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Smartphones showing the way to the future of personal computers

The Apple M1 chip is inheriting plenty of “stuff” from smartphones chips, that is what makes it so fast. The dark grey rectangles to the right are the RAM. Image credit: Mike Thornton

The new Apple M1 chip has been around for a few months now and the feedback on its performance are so impressive that quite a few people are asking how is that possible. A low cast Mac Mini is now offering better performance than last year Mac Pro that had a price tag several times higher.

I read a nice article explaining in details the reason for such amazing performances and if you want to look into the details take a look at it.

The key point is that Apple has managed to include in a single chip what used to be spread on several chips (CPU, GPU, RAM, …) and this proximity -plus the architecture that provides a shared memory between the CPUs and GPUs- speeds up the access and sharing of data.

More than that. Apple has taken advantage from its experience on chips for their iPhones model. Chips powering a smartphone have to take power consumption very seriously, both to have the battery last longer (and it is never enough) and to decrease the need for power dissipation (you don’t want to hold a hot brick in your hand). This requirements have led to very refined architectures and solutions that now can be used for laptops, increasing their battery life and getting rid of the cooling fans (this contribute to extend the battery life).

In a way the laptop is actually a smartphone with a much larger screen and a keyboard.

One of the advantages of Apple over their competitors is the control of the whole system, from the hardware to the software (OS). In this area as well we are seeing a convergence. Remember Steve Jobs keynote presenting the first iPhone? At that time he said that they were inheriting the OS used in their computers (a Unix derivative) into the iPhone, thus providing it with a solid OS.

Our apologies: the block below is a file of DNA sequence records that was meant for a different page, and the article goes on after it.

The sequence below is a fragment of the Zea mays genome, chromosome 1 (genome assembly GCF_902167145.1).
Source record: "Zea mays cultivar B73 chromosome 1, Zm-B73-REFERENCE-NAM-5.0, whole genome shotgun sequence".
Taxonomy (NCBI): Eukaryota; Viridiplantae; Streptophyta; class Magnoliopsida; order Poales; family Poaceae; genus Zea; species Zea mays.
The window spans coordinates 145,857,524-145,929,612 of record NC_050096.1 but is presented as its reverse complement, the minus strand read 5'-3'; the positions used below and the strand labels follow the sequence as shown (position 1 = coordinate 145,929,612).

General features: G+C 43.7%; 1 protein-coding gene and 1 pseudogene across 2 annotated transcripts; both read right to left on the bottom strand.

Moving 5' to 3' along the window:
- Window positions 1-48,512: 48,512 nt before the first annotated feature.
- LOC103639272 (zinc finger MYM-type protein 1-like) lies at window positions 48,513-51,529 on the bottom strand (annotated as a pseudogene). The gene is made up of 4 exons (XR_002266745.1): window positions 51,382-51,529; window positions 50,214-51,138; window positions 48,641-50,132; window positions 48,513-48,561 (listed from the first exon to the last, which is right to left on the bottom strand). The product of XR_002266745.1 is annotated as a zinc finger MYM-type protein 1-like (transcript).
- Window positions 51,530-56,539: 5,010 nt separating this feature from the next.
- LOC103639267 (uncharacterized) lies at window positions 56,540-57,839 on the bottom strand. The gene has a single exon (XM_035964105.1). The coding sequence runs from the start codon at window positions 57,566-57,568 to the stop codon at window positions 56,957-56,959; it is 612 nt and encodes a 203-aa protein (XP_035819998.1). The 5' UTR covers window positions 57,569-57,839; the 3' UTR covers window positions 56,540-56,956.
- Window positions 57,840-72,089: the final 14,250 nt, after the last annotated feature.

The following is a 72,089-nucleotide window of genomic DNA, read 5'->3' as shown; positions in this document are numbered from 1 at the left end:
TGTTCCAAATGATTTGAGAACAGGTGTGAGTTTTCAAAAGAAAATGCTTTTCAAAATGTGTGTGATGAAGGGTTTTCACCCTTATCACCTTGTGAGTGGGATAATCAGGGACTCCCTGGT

Well, now the process is being reversed. The new M1 chip is supposed to run, native, the smartphone OS (and this is why the apps developed for the IOS can now run on the new Macs). Here again, at the software level, we are seeing the smartphone morphing into a PC:

You can bet this is the future: there is no reason (apart for marketing may be) not o have the new laptops including the radio part, as if they were smartphone, thus providing direct connection to the web (possibly with a soft SIM controlled by the PC manufacturer). The 6G era will surely see this kind of devices, with every microprocessor doubling up as a radio gateway that is also a network node.

The (future) increased availability of edge computing will first be used by our laptops and smartphones and then our laptops and smartphones (plus smart goggles, vehicles, appliances) will become an integral part of the edge, creating both a communication and a processing/storage infrastructure at the edge delivering – guess what- federated emerging intelligence.  These are the topics we are addressing in the Digital Reality Initiative in 2021. If you are interested click and join. The more we are the more fun!

About Roberto Saracco

Roberto Saracco fell in love with technology and its implications long time ago. His background is in math and computer science. Until April 2017 he led the EIT Digital Italian Node and then was head of the Industrial Doctoral School of EIT Digital up to September 2018. Previously, up to December 2011 he was the Director of the Telecom Italia Future Centre in Venice, looking at the interplay of technology evolution, economics and society. At the turn of the century he led a World Bank-Infodev project to stimulate entrepreneurship in Latin America. He is a senior member of IEEE where he leads the Industry Advisory Board within the Future Directions Committee and co-chairs the Digital Reality Initiative. He teaches a Master course on Technology Forecasting and Market impact at the University of Trento. He has published over 100 papers in journals and magazines and 14 books.